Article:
Good News! Project Kuiper Approved...

-K2-

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SatAD.jpg



Okay, I lied about the 'good news' part, but it seems Project Kuiper, Jeff Bezos--ala Amazon--is off and running now approved to begin launching 3,236 LEO satellites to compete with Elon Musk's Starlink orbital garbage patch. That way, Amazon can assist with other folks plans to obscure the sun to reduce global warming, while supplying low cost ;) broadband internet, 5G, and other great stuff for all--no doubt advertisement free, without collection of personal data, or control of data flow, in any way, shape, or form.

With such innovation and capitalistic greed ahem, I mean drive, we can help work mankind closer to a full on Kessler Syndrome event where all satellite use and space advancements end for generations to come. It just keeps gettin' more gudder-n-gudder ;)

K2

P.S.: I'm kind of surprised other up and coming tech nations haven't begun similar plans. If they don't elbow out the competition soon, they;ll never be able to wedge their way in their with so many orbital paths taken...and lose their chance to help obscure all astronomical investigation while making space launches have to play out like a game of Asteroids

 
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Ori Vandewalle

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There's a wide variety of standard techniques astronomers use to clean up images because of various artifacts. In the long run, getting rid of ubiquitous satellite trails is just going to be one of them. Which is not to say it wouldn't be better if that weren't the case--every bit of image manipulation you do erases some amount of what could have been data.
 

Ori Vandewalle

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On the other hand, high speed internet access in rural areas is severely lacking, and that's a problem techy people who like science and astronomy are probably not as likely to have firsthand experience with. Maybe filling the sky with satellites is a bad solution with too great a cost, but I think it's not quite so black and white as it's been portrayed.
 

-K2-

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There's a wide variety of standard techniques astronomers use to clean up images because of various artifacts. In the long run, getting rid of ubiquitous satellite trails is just going to be one of them. Which is not to say it wouldn't be better if that weren't the case--every bit of image manipulation you do erases some amount of what could have been data.

Understood, and they do note that aircraft artifacts are worse, yet for the average person, such advanced methods are beyond most of us who struggle to get the image itself:



As to the internet aspect...yes and no. It's one thing when you have options (competition) or where the flow is regulated and enforced toward open access--yet the Amazons, Googles, etc. are more about profit and the control of information.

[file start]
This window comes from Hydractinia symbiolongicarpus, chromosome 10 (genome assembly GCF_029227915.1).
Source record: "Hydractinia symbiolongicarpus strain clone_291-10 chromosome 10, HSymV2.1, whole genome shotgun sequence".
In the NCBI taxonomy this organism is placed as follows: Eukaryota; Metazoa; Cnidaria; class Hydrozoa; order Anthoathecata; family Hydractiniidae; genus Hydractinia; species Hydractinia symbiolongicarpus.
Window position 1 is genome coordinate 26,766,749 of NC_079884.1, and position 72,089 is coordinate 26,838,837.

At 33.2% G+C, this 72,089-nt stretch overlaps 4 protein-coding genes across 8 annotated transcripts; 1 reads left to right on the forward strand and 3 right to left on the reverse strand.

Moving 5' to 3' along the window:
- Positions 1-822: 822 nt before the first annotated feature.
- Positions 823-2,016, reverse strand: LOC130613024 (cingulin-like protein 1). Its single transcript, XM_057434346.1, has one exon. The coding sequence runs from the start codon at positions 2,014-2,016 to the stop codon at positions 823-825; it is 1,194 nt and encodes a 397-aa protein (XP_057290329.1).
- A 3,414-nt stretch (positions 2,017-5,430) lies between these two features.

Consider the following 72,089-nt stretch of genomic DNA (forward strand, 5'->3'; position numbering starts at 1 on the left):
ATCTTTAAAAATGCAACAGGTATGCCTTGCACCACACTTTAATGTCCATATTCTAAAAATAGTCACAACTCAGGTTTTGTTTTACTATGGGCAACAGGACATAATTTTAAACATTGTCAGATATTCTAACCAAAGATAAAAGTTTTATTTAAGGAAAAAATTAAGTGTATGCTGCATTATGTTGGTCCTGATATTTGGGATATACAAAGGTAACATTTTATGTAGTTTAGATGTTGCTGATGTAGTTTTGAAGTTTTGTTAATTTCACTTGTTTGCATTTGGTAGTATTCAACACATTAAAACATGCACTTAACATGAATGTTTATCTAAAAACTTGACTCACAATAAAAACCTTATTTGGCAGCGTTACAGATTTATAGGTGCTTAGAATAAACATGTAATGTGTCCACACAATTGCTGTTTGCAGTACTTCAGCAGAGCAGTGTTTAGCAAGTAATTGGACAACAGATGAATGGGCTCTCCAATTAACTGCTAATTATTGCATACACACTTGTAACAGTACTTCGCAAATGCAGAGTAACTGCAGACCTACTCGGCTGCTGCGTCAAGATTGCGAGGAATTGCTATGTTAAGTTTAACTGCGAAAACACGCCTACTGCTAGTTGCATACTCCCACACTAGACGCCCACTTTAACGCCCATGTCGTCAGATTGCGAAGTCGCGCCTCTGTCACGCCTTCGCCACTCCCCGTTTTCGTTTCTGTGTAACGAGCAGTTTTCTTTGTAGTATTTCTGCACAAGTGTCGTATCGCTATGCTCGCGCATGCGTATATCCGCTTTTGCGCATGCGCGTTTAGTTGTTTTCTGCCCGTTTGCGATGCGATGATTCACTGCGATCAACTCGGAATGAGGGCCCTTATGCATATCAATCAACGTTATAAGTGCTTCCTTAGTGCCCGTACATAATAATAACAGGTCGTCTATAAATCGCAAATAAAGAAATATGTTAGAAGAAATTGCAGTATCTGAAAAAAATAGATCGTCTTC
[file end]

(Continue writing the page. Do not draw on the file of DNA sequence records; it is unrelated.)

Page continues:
As an example, and I need to be cautious here...but recently I was in some rural areas near us. To hear the people in those areas speak about politics and world events, sounded more like some radical right wing propaganda machine was the only place they could get information. Then i turned on the TV. Every channel except one (of the four...cable/satellite TV not used by most there), was a network renown for their far right views. The fourth channel was cartoons.

So, access controlled by the few, is not always a good thing ;)

Finally, my concern is a Kessler event (think the movie Gravity). All it takes is one collision and the whole thing 'could' fall apart...and hinder operations for a long time. Granted, collisions happen on occasion as it is I suspect. But, the more that happen narrow those odds of a significant event.

K2
 
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Ori Vandewalle

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Understood, and they do note that aircraft artifacts are worse, yet for the average person, such advanced methods are beyond most of us who struggle to get the image itself...
Good point.

So, access controlled by the few, is not always a good thing ;)
Certainly, but some access at all might be better than none.

Finally, my concern is a Kessler event (think the movie Gravity). All it takes is one collision and the whole thing 'could' fall apart...and hinder operations for a long time. Granted, collisions happen on occasion as it is I suspect. But, the more that happen narrow those odds of a significant event.
Well for that we just need space trash collectors!
 

.matthew.

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On the plus side, the internet is almost considered a utility service at this point, and the more it gets pushed that way, the greater the chance of useful regulation being created.

And if you think they aren't worried about stuff like that, there's a reason Google takes legal action against the use of the term "google it".
 
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